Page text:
There, he learnt his father had already died. “The jail officials told me that my father expired on 11:20 pm on Friday [December 20],” he said. “They didn’t tell me how he had died. They just led me to the jail mortuary and asked me to identify my father’s body.”
The body was then taken for an autopsy. Haneef Bhat left Naini jail with his father’s body around 2.30 am on the morning of December 22. “I was in shock, I too afraid to even ask them what had happened to my father,” he said.
Bhat was buried on the night of December 22 in Bonapara village in Handwara. “The police closed all the entrances to the village,” said one of his relatives. “People from other villages could not attend the funeral. There was some sloganeering during the funeral but overall, things went off peacefully.”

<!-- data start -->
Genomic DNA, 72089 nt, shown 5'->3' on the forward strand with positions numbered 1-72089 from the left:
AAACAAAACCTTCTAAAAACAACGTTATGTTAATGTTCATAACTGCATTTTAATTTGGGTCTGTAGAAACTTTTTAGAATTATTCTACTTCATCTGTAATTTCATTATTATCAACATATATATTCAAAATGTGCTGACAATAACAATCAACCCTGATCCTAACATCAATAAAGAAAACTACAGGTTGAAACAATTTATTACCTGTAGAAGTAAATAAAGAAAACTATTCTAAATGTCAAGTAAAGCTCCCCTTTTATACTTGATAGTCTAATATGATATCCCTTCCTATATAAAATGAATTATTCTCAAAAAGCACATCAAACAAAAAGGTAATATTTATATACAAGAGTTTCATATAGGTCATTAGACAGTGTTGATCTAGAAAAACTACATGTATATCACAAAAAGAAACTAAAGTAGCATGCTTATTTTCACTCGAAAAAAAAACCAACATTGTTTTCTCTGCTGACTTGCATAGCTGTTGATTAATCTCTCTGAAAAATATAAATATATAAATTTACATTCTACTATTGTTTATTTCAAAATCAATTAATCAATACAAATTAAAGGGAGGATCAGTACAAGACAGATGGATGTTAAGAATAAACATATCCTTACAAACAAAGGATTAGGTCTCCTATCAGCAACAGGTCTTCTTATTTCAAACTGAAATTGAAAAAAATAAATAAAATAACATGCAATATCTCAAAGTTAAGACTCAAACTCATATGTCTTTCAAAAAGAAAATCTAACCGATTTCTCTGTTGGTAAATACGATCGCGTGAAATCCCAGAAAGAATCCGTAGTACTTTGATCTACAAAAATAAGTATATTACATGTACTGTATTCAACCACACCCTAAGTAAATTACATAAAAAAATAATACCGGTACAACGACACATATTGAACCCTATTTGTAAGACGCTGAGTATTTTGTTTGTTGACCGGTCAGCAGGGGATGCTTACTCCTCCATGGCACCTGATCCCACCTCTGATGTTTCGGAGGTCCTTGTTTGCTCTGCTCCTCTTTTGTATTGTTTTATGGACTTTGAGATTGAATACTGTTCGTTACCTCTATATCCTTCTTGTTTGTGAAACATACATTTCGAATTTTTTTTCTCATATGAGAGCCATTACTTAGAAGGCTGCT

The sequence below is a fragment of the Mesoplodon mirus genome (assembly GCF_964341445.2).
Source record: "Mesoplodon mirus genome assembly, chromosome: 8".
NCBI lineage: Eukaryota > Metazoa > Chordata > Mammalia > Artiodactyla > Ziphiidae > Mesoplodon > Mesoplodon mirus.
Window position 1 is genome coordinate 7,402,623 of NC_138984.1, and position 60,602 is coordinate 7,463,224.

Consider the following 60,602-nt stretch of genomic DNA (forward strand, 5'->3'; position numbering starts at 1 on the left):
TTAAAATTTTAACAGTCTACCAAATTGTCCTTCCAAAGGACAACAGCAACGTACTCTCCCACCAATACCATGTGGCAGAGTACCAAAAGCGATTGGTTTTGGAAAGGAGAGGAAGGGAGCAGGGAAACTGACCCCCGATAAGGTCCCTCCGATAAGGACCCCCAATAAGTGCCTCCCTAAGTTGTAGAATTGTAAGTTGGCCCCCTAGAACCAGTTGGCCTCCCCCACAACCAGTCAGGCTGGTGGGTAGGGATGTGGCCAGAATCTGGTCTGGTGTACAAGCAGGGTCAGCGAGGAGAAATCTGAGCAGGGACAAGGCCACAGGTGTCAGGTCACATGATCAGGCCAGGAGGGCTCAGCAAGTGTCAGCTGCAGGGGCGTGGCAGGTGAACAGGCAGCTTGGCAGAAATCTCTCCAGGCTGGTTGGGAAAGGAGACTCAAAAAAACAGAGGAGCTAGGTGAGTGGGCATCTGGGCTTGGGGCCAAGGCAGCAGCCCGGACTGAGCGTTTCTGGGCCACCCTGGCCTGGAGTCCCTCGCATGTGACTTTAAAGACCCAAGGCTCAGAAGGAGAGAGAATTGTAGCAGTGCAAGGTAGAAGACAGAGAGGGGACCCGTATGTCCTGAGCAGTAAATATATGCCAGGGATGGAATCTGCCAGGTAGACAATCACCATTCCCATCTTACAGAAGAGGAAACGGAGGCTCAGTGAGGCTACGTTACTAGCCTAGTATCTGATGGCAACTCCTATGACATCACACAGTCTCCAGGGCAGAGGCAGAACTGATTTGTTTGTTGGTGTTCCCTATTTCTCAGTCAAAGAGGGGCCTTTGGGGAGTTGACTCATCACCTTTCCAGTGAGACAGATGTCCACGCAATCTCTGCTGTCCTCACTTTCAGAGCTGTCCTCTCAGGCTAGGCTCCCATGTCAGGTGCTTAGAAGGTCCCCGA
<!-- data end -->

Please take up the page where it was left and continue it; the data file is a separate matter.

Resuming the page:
Those who washed Bhat’s body said they saw two bruises, one on his left forearm and the other on his shoulder. “Only God knows what happened to him,” said the relative.
‘Harbours a provocative attitude’
Bhat, a farmer and a father of four, was no stranger to detentions and police summons. His family says he was drawn to the Jama’at from the age of 12. Since then, they say, he had shown “undaunting support for and affinity to the ideology of Jamaat.”
The socio-religious group had started out preaching political Islam, the idea of capturing political power to spread Islam. In the 1990s, as it swore off electoral politics, the group was seen as the political wing of the Kashmiri militant group, the Hizbul Mujahideen. But for years now, the Jama’at has distanced itself from the Hizb, focusing on charity work.